|Recent video game discussion
||[Jan. 8th, 2010|06:03 pm]
I've been playing some games recently, so I'm going to babble about them and some ethical situations they've presented. Minor spoilers. If I whine a lot about the games, it's probably because I've become addicted to Zero Punctuation. |
The game I have actually finished recently is inFamous, a superhero sandbox game. Generally a lot of fun, but sort of short and some parts of the city design stretched my disbelief an awful lot, especially the el tracks that only circle a few square blocks. The most obnoxious thing about the game was probably the ending, which pulled a really stupid trick that made me want to turn a fire hose on the main villain.
One of the most important aspects of the game is it's "moral choice" system, where you have to decide through a series of major story choices and minor actions whether you want to be a good guy or a bad one(and since the most powerful powers are only available to those at either end of the spectrum, you can't sit in the middle). Some of these are actually fairly well done: the first choice is whether or not to share food in an urban ghetto with other starving survivors, or zap them and make sure that you get it all for yourself, and that makes perfect sense within the context of the game. However, there are some that are extremely obnoxious. The most banal of these was one where in the course of doing something else a random street artist stops you to ask which one of the two posters he's made you like. I ended up picking the one that was bright red and looked like a warning sign, despite knowing that was the "bad" choice. Why? Because I had noticed that it was actually often bad for the welfare of the random civilians to come up and take pictures of me if one of the gangs in the area suddenly decided to open up, especially if they brought heavy ordinance. Basically, being around me was dangerous and people should stay: an excellent rationale for a "good guy".
Perhaps the most direct choice in the game is when the villain makes you choose between saving the hero's girlfriend or six unnamed doctors. Now, I've passed villainy 102, and I figured out immediately that if the villain was determined to kill the hero's love interest, then there really was no choice, except maybe whether or not the doctors would die. I picked the six and sure enough, that was the "good" choice. After that, I went and read the plot synopsis on wikipedia, and sure enough, there is no choice. I read some more of that, and figured out that some of the most important choices really don't matter, besides producing slightly different cut scenes depending on whether you choose good or evil: the plot has only two parallel tracks it can run on.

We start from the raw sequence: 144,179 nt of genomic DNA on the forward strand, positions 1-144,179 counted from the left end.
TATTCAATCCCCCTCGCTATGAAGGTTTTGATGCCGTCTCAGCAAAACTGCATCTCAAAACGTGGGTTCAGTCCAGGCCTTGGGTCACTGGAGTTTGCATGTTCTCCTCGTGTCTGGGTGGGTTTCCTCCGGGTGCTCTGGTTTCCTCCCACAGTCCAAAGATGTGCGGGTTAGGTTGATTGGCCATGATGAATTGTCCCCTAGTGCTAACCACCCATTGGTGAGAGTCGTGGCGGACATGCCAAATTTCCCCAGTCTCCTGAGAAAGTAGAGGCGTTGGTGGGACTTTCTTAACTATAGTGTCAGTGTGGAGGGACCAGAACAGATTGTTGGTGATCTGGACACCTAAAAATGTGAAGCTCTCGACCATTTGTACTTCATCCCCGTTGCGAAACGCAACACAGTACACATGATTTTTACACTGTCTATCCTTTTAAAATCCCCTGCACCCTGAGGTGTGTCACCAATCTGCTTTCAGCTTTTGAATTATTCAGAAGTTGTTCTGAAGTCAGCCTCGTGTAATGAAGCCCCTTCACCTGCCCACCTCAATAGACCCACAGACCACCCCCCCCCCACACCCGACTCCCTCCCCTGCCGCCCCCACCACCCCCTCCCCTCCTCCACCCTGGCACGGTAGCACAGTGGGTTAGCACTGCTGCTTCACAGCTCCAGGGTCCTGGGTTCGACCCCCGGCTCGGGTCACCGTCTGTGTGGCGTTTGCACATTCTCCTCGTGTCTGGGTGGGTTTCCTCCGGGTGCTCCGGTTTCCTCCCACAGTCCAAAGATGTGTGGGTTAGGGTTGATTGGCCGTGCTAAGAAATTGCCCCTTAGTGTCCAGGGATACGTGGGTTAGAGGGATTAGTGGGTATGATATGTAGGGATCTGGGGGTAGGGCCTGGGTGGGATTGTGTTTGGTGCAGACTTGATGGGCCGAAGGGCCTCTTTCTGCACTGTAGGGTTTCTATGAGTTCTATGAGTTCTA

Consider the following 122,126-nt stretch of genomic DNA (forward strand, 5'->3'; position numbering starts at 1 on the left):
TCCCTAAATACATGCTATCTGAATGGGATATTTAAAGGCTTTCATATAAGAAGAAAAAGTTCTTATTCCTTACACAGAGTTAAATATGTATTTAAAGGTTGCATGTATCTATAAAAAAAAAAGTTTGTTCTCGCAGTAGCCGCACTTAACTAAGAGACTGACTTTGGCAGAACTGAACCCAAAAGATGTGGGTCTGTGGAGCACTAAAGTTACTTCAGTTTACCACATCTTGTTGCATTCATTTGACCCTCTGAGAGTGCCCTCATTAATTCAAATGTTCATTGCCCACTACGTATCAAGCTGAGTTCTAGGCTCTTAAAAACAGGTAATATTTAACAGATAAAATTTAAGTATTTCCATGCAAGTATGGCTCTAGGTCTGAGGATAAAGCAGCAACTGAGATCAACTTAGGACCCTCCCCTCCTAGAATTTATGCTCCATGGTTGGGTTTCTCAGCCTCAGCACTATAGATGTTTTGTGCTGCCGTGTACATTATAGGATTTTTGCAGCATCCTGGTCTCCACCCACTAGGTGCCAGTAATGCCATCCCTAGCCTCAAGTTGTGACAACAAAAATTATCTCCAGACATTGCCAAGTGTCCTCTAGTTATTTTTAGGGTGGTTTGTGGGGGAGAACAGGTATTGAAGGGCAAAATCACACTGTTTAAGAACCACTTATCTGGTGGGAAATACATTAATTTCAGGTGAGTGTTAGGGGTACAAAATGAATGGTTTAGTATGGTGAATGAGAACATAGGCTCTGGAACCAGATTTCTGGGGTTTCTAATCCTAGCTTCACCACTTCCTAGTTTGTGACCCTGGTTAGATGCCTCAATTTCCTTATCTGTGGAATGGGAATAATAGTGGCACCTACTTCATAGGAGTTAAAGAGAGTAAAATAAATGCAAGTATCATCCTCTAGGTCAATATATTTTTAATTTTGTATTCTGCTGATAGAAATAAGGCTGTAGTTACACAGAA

By contrast, a game I've been playing for a while, Valkyria Chronicles, presents one of the most unusual reactions to a wartime action I think I've ever seen in a game. The enemy has this magical super soldier that is tearing up your army, and the hero's best friend figures out that his side can have one, but he has to wound the hero's love interest to get it. Well, he does just that...and at least so far, the game almost completely condemns his actions(I haven't finished it yet, some of the final missions are obnoxiously difficult). He saves hundreds if not thousands of his own soldiers and it leads to a major victory(and he doesn't actually kill anyone!), and not just the hero, but the authorities in general seem to think that he belongs in jail. It's...well, the game itself is often overly sappy and idealistic, but that was the part where I was exclaiming at the TV about the stupidity.
I've just started playing Fallout 3, and so far the conversation choices presented in that game aren't exactly wowing me with their originality. It seems extremely odd to me that a character that has been a day or two out of the vault would have their "neutral option" often be asking for money in some way: that even in the first town many of the responses seem like they would fit an experienced wasteland survivor, not a 19 year old kid seeing the sun for the first time.